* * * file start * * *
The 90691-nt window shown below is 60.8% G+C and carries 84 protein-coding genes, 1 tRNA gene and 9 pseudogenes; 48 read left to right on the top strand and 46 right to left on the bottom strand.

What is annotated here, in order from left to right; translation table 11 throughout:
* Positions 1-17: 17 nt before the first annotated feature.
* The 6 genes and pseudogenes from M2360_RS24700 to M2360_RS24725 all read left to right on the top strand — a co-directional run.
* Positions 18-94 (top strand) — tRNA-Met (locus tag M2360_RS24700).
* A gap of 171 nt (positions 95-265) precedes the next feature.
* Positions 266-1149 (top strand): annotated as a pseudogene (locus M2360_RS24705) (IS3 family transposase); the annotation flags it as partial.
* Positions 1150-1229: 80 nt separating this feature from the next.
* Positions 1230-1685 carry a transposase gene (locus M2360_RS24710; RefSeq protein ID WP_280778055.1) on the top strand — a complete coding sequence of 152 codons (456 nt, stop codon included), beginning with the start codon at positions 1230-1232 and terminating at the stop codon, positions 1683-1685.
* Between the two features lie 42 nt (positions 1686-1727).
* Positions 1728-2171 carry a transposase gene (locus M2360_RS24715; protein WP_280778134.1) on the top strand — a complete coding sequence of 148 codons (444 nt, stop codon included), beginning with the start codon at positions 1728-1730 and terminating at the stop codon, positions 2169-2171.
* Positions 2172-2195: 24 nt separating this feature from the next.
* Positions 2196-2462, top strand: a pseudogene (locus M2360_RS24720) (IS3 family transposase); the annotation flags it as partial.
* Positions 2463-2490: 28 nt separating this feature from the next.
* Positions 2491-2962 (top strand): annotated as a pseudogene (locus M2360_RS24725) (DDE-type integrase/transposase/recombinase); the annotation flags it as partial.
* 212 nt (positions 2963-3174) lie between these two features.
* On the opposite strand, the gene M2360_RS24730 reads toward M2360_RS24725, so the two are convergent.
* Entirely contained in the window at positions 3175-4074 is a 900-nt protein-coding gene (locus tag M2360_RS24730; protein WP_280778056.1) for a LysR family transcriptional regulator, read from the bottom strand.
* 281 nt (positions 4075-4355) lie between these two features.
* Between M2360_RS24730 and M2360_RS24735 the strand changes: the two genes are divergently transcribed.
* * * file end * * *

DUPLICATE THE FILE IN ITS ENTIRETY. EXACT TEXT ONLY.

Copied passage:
The 90691-nt window shown below is 60.8% G+C and carries 84 protein-coding genes, 1 tRNA gene and 9 pseudogenes; 48 read left to right on the top strand and 46 right to left on the bottom strand.

What is annotated here, in order from left to right; translation table 11 throughout:
* Positions 1-17: 17 nt before the first annotated feature.
* The 6 genes and pseudogenes from M2360_RS24700 to M2360_RS24725 all read left to right on the top strand — a co-directional run.
* Positions 18-94 (top strand) — tRNA-Met (locus tag M2360_RS24700).
* A gap of 171 nt (positions 95-265) precedes the next feature.
* Positions 266-1149 (top strand): annotated as a pseudogene (locus M2360_RS24705) (IS3 family transposase); the annotation flags it as partial.
* Positions 1150-1229: 80 nt separating this feature from the next.
* Positions 1230-1685 carry a transposase gene (locus M2360_RS24710; RefSeq protein ID WP_280778055.1) on the top strand — a complete coding sequence of 152 codons (456 nt, stop codon included), beginning with the start codon at positions 1230-1232 and terminating at the stop codon, positions 1683-1685.
* Between the two features lie 42 nt (positions 1686-1727).
* Positions 1728-2171 carry a transposase gene (locus M2360_RS24715; protein WP_280778134.1) on the top strand — a complete coding sequence of 148 codons (444 nt, stop codon included), beginning with the start codon at positions 1728-1730 and terminating at the stop codon, positions 2169-2171.
* Positions 2172-2195: 24 nt separating this feature from the next.
* Positions 2196-2462, top strand: a pseudogene (locus M2360_RS24720) (IS3 family transposase); the annotation flags it as partial.
* Positions 2463-2490: 28 nt separating this feature from the next.
* Positions 2491-2962 (top strand): annotated as a pseudogene (locus M2360_RS24725) (DDE-type integrase/transposase/recombinase); the annotation flags it as partial.
* 212 nt (positions 2963-3174) lie between these two features.
* On the opposite strand, the gene M2360_RS24730 reads toward M2360_RS24725, so the two are convergent.
* Entirely contained in the window at positions 3175-4074 is a 900-nt protein-coding gene (locus tag M2360_RS24730; protein WP_280778056.1) for a LysR family transcriptional regulator, read from the bottom strand.
* 281 nt (positions 4075-4355) lie between these two features.
* Between M2360_RS24730 and M2360_RS24735 the strand changes: the two genes are divergently transcribed.